With international and national reports alleging that India is home to the biggest fake-drug market, spurious and poor-quality drugs are two major causes of concern. In some reports, more than 25% of medicines available in India have been declared spurious or fake.
But statistics by the Central Drug Standard Control Organisation (CDSCO), an ombudsman under the government of India, show that the percentage of spurious drugs is quite low and substandard drugs are a far bigger cause for worry.
“Spurious drugs in India account for just 0.046% as per the survey of 2009. I don’t know why there has been a lot of emphasis on them. The real challenge is substandard medicines in the country, the percentage of which is around 6%,” said a highly placed source in the ministry.
There has been no nationwide survey since 2009 but the authority conducted smaller inspections from 2009 to 2012. After collecting 1.37 lakh samples from all over the country, it found that 345 samples were spurious; a whopping 6,500 were sub-standard. In 2009-10, CDSCO tested 39,248 medicine samples, of which 1,942 were found to be substandard whereas 117 or 0.29 per cent were found spurious. Similarly, in 2010-11 and 2011-12, 49,682 and 48,082 samples were tested. Out of these, 2,372 and 2,186 were found to be substandard.
In a separate survey conducted between April to July 2012, a total of 18,262 samples were tested, out of which only 25 were found spurious whereas 677 were inferior in quality. “Spuriousness is certainly an issue, but the bigger issue is that of sub-standard medicines. India is one of the largest producers of high-quality yet low-cost medicines and we have been at loggerheads with western countries as they too at some point have declared our high-quality medicines spurious,” said Leena Menghaney, campaign coordinator of Medecins Sans Frontieres (MSF) India.
“In a tropical country like India, even high-quality medicines will become sub-standard if a chemist doesn’t take proper care. Production of substandard medicines in clandestine units can be an issue which needs the attention of the concerned authority. However, the cost of drug production in India is way cheaper than in Europe and other continents, so the number of such units would not be very high. But, yes, sub-standard medicines are a challenge and the government needs to address it,” Leena said.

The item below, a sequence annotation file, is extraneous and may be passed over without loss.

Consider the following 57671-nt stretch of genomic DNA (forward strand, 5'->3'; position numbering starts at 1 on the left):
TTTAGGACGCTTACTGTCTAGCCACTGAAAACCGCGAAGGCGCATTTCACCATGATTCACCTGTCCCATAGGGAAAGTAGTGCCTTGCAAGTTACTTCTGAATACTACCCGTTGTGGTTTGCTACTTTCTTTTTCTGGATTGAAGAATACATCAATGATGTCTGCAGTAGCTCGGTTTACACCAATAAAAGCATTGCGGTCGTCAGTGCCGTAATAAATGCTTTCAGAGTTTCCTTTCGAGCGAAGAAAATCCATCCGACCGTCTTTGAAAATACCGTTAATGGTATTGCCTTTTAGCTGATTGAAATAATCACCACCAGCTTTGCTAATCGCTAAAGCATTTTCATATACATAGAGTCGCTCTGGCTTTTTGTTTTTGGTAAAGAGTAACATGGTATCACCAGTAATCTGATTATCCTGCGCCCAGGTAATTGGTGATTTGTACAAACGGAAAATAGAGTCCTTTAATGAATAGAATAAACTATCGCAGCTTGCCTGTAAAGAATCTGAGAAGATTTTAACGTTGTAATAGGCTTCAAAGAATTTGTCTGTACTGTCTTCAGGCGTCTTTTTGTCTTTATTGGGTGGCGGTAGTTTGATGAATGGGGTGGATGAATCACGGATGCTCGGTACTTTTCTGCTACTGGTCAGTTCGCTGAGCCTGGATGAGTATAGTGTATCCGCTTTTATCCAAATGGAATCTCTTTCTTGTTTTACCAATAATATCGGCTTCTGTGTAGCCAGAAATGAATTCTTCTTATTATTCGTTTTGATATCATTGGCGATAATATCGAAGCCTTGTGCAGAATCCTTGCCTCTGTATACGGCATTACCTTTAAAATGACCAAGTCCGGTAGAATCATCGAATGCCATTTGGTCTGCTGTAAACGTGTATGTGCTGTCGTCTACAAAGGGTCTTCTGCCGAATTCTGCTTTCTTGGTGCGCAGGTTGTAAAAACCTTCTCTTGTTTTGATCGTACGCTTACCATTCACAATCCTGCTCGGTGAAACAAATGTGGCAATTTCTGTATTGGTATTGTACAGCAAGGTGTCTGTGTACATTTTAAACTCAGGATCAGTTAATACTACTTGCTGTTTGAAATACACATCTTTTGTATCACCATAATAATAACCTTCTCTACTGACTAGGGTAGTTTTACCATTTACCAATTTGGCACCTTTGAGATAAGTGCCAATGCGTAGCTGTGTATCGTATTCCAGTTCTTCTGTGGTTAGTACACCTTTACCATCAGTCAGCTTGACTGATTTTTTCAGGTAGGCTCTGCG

A few years ago, a national daily reported, on the basis of an allegedly WHO report, that 35% of fake drugs produced in the world come from India. However, WHO denied any such report or a survey. Experts believe that if India had 25% of spurious medicines in the market, deaths would increase as every fifth drug sold by a chemistwould be fake.
However, some experts pointed out that the government might not be able to fathom the right figure of spurious drugs because it doesn’t have an adequate inspection and testing mechanism in place. “India has faced a lot of flak from the international community on the issue of spurious drugs and this might be one of the reasons why the government wants to show the real number.
Another reason could be that CDSCO is still ill-equipped,” said an expert.
The government has spent a hefty amount on CDSCO. “The CDSCO labs need new and sophisticated equipment. Similarly zonal/sub-zonal/port/airport offices of CDSCO need up-gradation. CDSCO also needs to open its offices abroad to monitor imports. All these areas are proposed to be covered during the 12th five year plan for which CDSCO has been allocated an amount of Rs1,800 crore,” reads the answer in form of action taken submitted by government to parliamentary committee recently.